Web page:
More badger bother as government seeks to hide costs of cull

John Ranson

The government, supposedly all about counting the pennies, is refusing to say whether its controversial badger cull is good value for money.

Campaign group The Badger Trust asked to see a report on the cost effectiveness of the scheme but has been told it’s not ready. This is despite the cull, which is supposed to reduce the number of cows getting tuberculosis (bovine TB), being rolled out to a third county, Dorset, this year. The expansion was only supposed to happen if the first two years in Somerset and Gloucestershire could be shown to be worthwhile.

With the cost of killing badgers running at over £7,500 per animal last year, there are questions as to why a project originally intended to be funded by the farming industry is being bankrolled by the taxpayer.

Apparently DEFRA, the department responsible, has developed a new-found appetite for facts and figures. They can’t release the report because the data from this year’s cull needs to be included to “expand the evidence base”. This from an organisation that isn’t even testing shot badgers for bovine TB, surely the most simple way of making sure the cull actually contributes to understanding of the disease and how to tackle it. In fact there was plenty of evidence from the first two years that the cull is falling short in pretty much every respect.

The failure of the current cull in England is all the more stark when compared with the situation in Wales, where improved testing of cattle and more effective movement controls have led to a 45% reduction in the number of cattle lost to bovine TB. The curious insistence from some farming industry leaders that badgers are the main enemy seems to be a grotesque distortion of the real picture.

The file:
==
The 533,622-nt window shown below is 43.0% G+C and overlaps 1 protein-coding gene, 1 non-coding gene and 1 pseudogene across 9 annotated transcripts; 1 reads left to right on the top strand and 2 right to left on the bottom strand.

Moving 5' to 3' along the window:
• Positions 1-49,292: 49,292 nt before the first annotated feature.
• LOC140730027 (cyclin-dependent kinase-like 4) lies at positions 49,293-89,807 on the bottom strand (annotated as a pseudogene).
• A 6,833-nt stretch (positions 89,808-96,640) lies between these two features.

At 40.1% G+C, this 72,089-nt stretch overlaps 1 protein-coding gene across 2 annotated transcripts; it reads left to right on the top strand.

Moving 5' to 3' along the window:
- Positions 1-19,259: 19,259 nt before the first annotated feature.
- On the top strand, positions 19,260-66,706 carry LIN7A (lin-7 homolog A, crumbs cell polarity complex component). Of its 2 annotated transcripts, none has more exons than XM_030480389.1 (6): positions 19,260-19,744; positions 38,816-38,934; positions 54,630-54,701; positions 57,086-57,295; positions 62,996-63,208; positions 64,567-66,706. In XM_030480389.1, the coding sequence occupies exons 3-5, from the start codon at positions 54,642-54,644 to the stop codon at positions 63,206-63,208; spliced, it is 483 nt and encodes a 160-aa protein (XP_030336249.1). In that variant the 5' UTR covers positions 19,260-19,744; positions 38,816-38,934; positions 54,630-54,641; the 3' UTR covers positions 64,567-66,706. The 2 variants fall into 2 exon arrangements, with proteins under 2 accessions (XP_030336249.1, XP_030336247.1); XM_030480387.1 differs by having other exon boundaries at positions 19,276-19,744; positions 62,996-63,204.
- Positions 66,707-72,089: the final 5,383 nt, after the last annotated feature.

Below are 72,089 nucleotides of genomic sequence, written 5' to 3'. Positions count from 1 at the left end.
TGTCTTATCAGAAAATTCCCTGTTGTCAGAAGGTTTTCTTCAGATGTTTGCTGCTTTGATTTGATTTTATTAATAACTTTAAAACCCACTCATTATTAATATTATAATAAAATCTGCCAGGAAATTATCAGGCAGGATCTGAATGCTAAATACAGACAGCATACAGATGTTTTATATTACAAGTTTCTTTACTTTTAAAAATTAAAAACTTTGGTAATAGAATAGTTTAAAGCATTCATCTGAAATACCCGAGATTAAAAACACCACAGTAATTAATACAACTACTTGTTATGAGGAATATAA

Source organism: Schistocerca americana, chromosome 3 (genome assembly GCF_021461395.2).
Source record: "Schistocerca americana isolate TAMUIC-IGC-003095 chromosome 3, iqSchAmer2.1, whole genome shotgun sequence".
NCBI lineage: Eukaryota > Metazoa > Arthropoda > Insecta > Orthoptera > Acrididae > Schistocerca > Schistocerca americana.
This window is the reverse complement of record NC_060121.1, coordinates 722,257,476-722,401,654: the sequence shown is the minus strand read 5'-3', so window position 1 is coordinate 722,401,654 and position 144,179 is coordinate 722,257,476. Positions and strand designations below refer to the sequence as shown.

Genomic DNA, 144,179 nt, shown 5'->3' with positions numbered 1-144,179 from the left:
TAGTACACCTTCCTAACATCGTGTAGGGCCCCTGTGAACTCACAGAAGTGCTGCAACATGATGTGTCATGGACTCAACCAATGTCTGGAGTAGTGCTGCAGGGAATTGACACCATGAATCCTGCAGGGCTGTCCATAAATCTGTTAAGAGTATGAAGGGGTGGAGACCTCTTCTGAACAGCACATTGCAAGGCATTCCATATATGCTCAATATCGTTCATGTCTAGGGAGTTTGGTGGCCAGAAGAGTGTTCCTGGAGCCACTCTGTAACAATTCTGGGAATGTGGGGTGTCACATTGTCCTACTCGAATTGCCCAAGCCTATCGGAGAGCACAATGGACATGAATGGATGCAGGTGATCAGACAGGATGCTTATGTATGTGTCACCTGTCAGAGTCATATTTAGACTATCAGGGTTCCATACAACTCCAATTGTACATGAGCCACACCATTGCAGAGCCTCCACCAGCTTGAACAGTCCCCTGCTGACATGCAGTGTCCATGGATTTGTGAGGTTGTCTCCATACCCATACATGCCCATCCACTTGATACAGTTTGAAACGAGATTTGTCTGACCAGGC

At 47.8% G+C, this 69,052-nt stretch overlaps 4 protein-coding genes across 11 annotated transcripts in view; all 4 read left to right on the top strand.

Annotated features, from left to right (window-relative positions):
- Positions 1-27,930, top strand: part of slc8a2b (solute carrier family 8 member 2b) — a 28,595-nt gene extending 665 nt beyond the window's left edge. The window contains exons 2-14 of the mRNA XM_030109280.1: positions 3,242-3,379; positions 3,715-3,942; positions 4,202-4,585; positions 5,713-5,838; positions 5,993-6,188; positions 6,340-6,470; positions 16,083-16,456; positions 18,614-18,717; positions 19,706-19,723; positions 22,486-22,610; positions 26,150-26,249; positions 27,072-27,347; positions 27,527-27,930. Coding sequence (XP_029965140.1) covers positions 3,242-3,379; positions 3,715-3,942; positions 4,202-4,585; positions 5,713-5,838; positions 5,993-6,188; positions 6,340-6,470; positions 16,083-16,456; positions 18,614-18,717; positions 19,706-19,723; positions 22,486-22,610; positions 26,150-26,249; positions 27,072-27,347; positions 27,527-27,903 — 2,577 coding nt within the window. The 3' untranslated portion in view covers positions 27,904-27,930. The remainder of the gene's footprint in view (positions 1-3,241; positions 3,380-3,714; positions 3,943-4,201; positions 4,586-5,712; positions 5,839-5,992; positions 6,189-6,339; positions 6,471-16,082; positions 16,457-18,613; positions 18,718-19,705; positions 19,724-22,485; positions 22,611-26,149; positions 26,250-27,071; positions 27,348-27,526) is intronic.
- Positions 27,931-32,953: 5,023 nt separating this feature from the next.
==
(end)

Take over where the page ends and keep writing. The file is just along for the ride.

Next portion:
It’s not even as if we really need a pilot badger cull anyway. A far more comprehensive and scientifically rigorous experiment was carried out between 1998 and 2006. The final report of the Randomised Badger Culling Trial concluded that badger culling could make no meaningful contribution to reducing TB in cattle. It’s both tragic and disgraceful that the current Environment Secretary Liz Truss, and especially her predecessor Owen Paterson, appear to be immune to reason and evidence on the issue of bovine TB.

DEFRA claims that the disease costs taxpayers £100m a year. You would think they’d be looking to tackle it effectively but instead it seems that chasing the rural vote means blindly following a discredited, counter-productive, inhumane and wrong-headed strategy to its completely illogical conclusion.

 

Featured image via Wikipedia

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